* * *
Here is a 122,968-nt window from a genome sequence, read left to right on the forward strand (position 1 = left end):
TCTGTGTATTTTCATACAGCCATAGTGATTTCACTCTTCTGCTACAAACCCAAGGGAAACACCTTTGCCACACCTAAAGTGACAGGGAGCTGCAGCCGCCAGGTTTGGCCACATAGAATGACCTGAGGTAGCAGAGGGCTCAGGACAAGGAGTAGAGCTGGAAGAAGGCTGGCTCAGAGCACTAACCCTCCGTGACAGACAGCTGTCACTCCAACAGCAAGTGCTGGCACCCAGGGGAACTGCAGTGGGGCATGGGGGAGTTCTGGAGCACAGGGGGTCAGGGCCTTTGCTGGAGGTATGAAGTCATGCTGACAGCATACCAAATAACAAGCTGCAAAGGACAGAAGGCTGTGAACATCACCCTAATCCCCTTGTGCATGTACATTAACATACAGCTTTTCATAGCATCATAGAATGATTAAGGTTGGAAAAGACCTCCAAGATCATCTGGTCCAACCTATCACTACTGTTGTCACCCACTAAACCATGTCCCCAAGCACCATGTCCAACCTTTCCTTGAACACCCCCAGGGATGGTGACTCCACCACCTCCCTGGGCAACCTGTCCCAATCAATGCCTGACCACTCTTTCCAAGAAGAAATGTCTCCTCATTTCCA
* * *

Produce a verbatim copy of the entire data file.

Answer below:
Here is a 122,968-nt window from a genome sequence, read left to right on the forward strand (position 1 = left end):
TCTGTGTATTTTCATACAGCCATAGTGATTTCACTCTTCTGCTACAAACCCAAGGGAAACACCTTTGCCACACCTAAAGTGACAGGGAGCTGCAGCCGCCAGGTTTGGCCACATAGAATGACCTGAGGTAGCAGAGGGCTCAGGACAAGGAGTAGAGCTGGAAGAAGGCTGGCTCAGAGCACTAACCCTCCGTGACAGACAGCTGTCACTCCAACAGCAAGTGCTGGCACCCAGGGGAACTGCAGTGGGGCATGGGGGAGTTCTGGAGCACAGGGGGTCAGGGCCTTTGCTGGAGGTATGAAGTCATGCTGACAGCATACCAAATAACAAGCTGCAAAGGACAGAAGGCTGTGAACATCACCCTAATCCCCTTGTGCATGTACATTAACATACAGCTTTTCATAGCATCATAGAATGATTAAGGTTGGAAAAGACCTCCAAGATCATCTGGTCCAACCTATCACTACTGTTGTCACCCACTAAACCATGTCCCCAAGCACCATGTCCAACCTTTCCTTGAACACCCCCAGGGATGGTGACTCCACCACCTCCCTGGGCAACCTGTCCCAATCAATGCCTGACCACTCTTTCCAAGAAGAAATGTCTCCTCATTTCCA